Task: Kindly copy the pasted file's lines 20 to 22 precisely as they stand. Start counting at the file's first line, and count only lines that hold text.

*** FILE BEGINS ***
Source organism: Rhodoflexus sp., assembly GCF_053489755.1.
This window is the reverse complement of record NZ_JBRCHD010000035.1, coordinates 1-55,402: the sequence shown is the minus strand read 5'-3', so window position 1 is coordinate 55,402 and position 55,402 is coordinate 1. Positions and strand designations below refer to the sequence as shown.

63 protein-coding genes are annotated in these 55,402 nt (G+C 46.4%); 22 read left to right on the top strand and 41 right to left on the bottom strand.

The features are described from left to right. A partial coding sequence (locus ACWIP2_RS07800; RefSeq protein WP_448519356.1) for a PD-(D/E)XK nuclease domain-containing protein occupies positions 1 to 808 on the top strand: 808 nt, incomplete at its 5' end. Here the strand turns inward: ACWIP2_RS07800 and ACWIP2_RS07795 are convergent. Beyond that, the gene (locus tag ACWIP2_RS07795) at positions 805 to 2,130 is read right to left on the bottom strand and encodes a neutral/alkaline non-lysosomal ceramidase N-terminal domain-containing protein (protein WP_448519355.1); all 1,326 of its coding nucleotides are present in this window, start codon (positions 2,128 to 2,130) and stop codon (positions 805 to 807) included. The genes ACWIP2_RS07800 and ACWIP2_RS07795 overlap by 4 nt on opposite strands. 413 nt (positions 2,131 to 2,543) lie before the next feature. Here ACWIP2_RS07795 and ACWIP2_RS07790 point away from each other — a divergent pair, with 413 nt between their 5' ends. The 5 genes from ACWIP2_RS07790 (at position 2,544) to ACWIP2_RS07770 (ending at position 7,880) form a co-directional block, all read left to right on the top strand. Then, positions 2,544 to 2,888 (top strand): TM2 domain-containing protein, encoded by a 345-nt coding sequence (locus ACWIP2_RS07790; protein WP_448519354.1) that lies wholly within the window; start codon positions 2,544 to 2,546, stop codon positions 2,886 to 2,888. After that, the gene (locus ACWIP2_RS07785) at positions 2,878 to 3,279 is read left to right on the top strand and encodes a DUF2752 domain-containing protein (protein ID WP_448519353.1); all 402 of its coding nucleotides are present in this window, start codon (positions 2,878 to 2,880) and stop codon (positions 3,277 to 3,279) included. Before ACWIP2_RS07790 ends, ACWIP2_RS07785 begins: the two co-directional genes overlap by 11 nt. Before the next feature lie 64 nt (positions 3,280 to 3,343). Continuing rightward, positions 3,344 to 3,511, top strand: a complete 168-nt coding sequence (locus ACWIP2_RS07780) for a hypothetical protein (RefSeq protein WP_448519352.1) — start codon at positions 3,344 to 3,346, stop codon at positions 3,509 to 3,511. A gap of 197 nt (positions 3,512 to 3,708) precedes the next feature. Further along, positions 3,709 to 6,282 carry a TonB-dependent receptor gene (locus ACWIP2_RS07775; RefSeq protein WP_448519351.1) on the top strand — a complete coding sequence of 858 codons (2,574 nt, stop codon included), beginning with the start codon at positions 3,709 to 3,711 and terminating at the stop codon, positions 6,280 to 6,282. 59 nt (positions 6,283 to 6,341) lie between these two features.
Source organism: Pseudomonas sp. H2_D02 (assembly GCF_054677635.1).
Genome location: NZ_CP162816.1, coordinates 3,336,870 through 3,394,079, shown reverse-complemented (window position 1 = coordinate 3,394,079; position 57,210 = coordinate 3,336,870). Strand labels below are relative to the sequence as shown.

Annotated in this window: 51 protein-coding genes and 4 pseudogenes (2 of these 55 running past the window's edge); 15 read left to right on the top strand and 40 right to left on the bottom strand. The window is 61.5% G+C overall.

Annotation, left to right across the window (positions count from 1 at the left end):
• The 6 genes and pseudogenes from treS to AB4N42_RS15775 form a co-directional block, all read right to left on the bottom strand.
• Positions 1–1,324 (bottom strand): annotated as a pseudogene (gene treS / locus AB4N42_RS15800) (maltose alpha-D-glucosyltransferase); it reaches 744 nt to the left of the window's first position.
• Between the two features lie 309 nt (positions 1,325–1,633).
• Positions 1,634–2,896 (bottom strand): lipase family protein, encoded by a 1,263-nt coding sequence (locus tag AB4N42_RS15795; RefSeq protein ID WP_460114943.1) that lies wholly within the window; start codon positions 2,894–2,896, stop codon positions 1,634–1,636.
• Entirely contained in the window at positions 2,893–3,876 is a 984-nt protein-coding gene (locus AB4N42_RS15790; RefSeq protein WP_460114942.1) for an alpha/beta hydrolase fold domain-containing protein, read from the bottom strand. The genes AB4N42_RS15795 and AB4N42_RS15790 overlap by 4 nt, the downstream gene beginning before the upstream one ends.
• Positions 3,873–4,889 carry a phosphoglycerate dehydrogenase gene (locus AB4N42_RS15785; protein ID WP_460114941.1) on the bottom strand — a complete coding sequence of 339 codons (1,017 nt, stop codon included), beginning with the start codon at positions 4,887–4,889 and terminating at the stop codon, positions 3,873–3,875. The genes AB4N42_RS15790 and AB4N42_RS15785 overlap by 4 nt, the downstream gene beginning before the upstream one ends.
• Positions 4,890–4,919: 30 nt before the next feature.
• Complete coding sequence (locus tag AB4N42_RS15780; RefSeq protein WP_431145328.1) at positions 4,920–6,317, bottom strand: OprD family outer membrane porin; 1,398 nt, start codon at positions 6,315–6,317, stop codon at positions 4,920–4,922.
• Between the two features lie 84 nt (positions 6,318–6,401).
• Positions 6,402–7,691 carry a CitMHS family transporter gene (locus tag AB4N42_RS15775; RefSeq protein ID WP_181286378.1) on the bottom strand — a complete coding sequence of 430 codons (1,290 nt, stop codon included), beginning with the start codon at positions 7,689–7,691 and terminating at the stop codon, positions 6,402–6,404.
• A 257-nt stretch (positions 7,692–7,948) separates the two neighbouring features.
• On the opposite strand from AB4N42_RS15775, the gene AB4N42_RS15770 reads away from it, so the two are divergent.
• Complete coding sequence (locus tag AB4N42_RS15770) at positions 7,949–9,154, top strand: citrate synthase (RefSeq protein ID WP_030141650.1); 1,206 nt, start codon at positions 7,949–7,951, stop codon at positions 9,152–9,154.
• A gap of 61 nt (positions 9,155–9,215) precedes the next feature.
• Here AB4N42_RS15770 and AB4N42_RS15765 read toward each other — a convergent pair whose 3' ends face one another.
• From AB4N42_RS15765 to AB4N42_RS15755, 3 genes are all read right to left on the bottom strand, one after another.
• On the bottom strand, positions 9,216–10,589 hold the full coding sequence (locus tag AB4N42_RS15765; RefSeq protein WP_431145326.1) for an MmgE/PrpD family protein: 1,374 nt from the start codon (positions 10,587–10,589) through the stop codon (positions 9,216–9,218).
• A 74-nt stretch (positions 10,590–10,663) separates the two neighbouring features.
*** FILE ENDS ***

• On the opposite strand from AB4N42_RS15775, the gene AB4N42_RS15770 reads away from it, so the two are divergent.
• Complete coding sequence (locus tag AB4N42_RS15770) at positions 7,949–9,154, top strand: citrate synthase (RefSeq protein ID WP_030141650.1); 1,206 nt, start codon at positions 7,949–7,951, stop codon at positions 9,152–9,154.
• A gap of 61 nt (positions 9,155–9,215) precedes the next feature.